Demigod: The Legend Begins proves a celebration of Su Huan-jen, one of the mainstays of Pili Puppetry. Pili Puppetry is a well-known Taiwanese glove puppet series, which transposes wuxia tales of martial arts chivalry to a fantasy setting. Demigod offers an origin story for Su, a character that has been much-loved in the series for decades. Indeed, the title of the movie in Chinese is simply “Su Huan-jen,” gesturing toward the character’s iconic status.
Su is depicted not only as something of a trickster, but also as young and setting out into the world for the first time. At the start of the story, Su Huan-jen is an inexperienced martial arts disciple. He has highly refined martial arts skills, but his master orders him to keep his skills secret for fear of attracting attention. Otherwise, Su masquerades as a doctor, using the occupation as an excuse to borrow books and fuel his love of reading and learning.
However, Su finds himself drawn into worldly affairs, when requested to save the reigning martial arts master of the Five Mountains, the Lord of Globe Castle. Subsequently, Su finds himself framed for the death of the Lord, and having to not only clear his name, but also understand the secrets of the Five Mountains.
Demigod has a fairly standard wuxia plot. Nevertheless, the story is well-told. Despite having a large cast, the film develops its characters sufficiently enough in order to make the pieces of the story fall into place.
If there are any pitfalls to Demigod’s plot, they come from the fact that not all details of the fantasy world setting are sufficiently fleshed out; the plot also relies on several deus ex machinas immediately prior to the conclusion. A training montage is a particularly weak section of the plot, as a strange interlude that awkwardly takes place immediately prior to the climax.
By the end of the film, the stakes of the plot are on the level of the destruction of the world. Though this proves somewhat over-dramatized, though perhaps that is the point—melodrama is a key part of the film’s equation.
Demigod especially shines in displaying the artistry of Taiwanese glove puppetry, and complements the puppetry with an impressive grasp of practical effects and CGI animation. Indeed, the puppetry is so masterful that, if it weren’t for the lack of vocal movements, viewers could forget that they are watching puppets, not humans. The puppets’ motion is impressive not only in fight scenes, but also in regular movements. At times, the puppets even seem to breathe much as humans do. To this extent, the special effects and fight scenes are on par with any Hollywood film.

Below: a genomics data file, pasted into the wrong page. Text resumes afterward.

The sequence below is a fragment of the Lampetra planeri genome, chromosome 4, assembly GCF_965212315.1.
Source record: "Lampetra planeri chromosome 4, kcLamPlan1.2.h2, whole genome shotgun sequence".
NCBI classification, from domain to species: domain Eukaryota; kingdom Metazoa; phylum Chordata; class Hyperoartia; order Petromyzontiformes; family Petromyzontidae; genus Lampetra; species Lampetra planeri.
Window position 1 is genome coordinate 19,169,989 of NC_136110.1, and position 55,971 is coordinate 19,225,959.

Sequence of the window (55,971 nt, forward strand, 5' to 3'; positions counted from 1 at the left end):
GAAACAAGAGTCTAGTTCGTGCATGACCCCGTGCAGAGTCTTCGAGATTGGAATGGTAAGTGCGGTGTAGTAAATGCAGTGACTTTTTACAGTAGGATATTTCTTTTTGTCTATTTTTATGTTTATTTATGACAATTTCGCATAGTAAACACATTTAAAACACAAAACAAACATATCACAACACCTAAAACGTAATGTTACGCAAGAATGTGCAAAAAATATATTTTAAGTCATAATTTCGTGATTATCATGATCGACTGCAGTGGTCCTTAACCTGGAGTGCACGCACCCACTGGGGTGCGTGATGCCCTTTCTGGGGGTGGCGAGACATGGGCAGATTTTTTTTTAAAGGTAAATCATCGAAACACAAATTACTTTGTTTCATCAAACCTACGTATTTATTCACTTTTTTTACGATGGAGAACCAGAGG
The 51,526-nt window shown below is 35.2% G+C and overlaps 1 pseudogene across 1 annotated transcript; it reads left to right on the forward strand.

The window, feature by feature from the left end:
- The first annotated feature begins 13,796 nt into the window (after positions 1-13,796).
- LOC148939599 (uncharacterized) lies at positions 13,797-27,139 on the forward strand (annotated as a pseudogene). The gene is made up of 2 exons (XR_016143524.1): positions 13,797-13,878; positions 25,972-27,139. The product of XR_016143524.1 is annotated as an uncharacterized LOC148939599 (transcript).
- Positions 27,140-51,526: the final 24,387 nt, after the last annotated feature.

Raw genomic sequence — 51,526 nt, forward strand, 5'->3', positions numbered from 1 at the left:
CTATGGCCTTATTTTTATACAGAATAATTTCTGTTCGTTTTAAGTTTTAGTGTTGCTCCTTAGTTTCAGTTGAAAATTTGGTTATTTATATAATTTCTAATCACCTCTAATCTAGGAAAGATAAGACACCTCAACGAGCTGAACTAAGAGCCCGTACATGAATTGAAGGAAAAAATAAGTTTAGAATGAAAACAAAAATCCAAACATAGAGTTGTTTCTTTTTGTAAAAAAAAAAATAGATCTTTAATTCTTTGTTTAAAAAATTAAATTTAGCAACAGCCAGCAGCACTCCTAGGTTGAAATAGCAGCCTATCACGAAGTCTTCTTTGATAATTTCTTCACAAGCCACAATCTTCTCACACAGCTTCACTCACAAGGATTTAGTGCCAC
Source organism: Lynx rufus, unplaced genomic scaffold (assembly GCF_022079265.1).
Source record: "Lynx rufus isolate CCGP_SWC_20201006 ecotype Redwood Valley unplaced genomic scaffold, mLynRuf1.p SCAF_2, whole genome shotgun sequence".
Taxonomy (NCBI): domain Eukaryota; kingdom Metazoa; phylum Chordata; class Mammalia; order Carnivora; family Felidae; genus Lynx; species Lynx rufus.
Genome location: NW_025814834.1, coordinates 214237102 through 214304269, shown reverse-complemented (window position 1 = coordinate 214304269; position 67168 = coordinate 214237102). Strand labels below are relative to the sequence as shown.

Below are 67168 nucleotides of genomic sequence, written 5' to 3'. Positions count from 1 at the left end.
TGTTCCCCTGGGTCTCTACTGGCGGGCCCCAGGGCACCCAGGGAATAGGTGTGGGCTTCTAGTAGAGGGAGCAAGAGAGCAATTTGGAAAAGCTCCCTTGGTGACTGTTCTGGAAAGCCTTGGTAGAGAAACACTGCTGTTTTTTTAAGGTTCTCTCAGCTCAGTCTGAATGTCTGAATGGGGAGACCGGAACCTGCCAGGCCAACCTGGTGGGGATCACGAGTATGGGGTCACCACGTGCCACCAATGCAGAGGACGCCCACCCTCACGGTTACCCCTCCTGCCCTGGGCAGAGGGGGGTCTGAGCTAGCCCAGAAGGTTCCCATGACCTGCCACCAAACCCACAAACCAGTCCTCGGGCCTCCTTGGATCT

This all builds upon the fact that Pili Puppetry has received greater international attention in past years due to the TV show Thunderbolt Fantasy. The show was a Japan-Taiwan collaboration scripted by well-known writer Gen Urobuchi, and utilized a whole new set of puppets to reach viewers all across East Asia.
Demigod seems to be a similar attempt to bring Pili Puppetry to new audiences, by revisiting popular characters and retelling their stories in a way that appeals to younger demographics. Indeed, as the ending of the film suggests, there may be follow-up movies to Demigod down the line.
Compared to Thunderbolt Fantasy, however, Demigod keeps more of the traditional Taiwanese storytelling narration that is a feature of Pili Puppetry, and harkens back to the origins of such puppetry in temple fairs and live performances. At the same time, some of these traditional elements may be alienating to contemporary viewers, such as the use of male voice actors for female characters, or the general lack of female characters in the story. Similar to Thunderbolt Fantasy, Demigod’s plot feels weaker for over-relying on wuxia tropes instead of reinventing or subverting them.
Demigod aims to appeal to both long-time fans of Pili while attracting new fans. Although this balancing act is not perfect, the film manages this well enough. Demigod is strongly recommended for those looking for an introduction to Pili.
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Demigod: The Legend Begins (Chinese: 素還真)—Taiwan. Dialog in Taiwanese Hokkien. Directed by Chris Huang. First released January 28, 2022. Running time 1hr 43min.
Cinema Escapist reviewed this film as part of our coverage of the 2022 Neuchâtel International Fantastic Film Festival.
This article was also published in No Man Is An Island, an online publication focused on the connections between everyday life and politics. No Man Is An Island is brought to you by the team behind New Bloom Magazine.